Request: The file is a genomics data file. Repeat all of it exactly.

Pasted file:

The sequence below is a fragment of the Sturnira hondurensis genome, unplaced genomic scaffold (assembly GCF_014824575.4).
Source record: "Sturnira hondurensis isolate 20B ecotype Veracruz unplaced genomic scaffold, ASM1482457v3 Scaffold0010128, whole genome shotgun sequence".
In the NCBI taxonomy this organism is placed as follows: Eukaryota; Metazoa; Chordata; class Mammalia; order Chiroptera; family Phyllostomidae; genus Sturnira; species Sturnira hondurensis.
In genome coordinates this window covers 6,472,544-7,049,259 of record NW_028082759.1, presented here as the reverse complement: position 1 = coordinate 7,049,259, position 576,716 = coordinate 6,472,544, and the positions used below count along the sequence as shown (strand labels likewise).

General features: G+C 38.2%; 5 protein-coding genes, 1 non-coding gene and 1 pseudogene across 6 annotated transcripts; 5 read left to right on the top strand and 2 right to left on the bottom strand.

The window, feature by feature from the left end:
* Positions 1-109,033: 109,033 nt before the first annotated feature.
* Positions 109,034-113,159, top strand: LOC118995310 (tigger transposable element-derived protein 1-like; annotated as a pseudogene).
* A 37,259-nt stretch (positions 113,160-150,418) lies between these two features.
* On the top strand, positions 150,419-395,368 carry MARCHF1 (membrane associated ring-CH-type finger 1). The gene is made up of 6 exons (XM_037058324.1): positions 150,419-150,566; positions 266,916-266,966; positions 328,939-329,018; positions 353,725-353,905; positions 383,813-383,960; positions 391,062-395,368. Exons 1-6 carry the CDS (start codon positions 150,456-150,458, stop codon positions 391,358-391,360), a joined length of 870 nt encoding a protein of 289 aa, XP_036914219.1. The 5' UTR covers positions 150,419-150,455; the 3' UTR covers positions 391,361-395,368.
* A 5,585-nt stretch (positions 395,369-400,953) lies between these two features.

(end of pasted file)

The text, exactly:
The sequence below is a fragment of the Sturnira hondurensis genome, unplaced genomic scaffold (assembly GCF_014824575.4).
Source record: "Sturnira hondurensis isolate 20B ecotype Veracruz unplaced genomic scaffold, ASM1482457v3 Scaffold0010128, whole genome shotgun sequence".
In the NCBI taxonomy this organism is placed as follows: Eukaryota; Metazoa; Chordata; class Mammalia; order Chiroptera; family Phyllostomidae; genus Sturnira; species Sturnira hondurensis.
In genome coordinates this window covers 6,472,544-7,049,259 of record NW_028082759.1, presented here as the reverse complement: position 1 = coordinate 7,049,259, position 576,716 = coordinate 6,472,544, and the positions used below count along the sequence as shown (strand labels likewise).

General features: G+C 38.2%; 5 protein-coding genes, 1 non-coding gene and 1 pseudogene across 6 annotated transcripts; 5 read left to right on the top strand and 2 right to left on the bottom strand.

The window, feature by feature from the left end:
* Positions 1-109,033: 109,033 nt before the first annotated feature.
* Positions 109,034-113,159, top strand: LOC118995310 (tigger transposable element-derived protein 1-like; annotated as a pseudogene).
* A 37,259-nt stretch (positions 113,160-150,418) lies between these two features.
* On the top strand, positions 150,419-395,368 carry MARCHF1 (membrane associated ring-CH-type finger 1). The gene is made up of 6 exons (XM_037058324.1): positions 150,419-150,566; positions 266,916-266,966; positions 328,939-329,018; positions 353,725-353,905; positions 383,813-383,960; positions 391,062-395,368. Exons 1-6 carry the CDS (start codon positions 150,456-150,458, stop codon positions 391,358-391,360), a joined length of 870 nt encoding a protein of 289 aa, XP_036914219.1. The 5' UTR covers positions 150,419-150,455; the 3' UTR covers positions 391,361-395,368.
* A 5,585-nt stretch (positions 395,369-400,953) lies between these two features.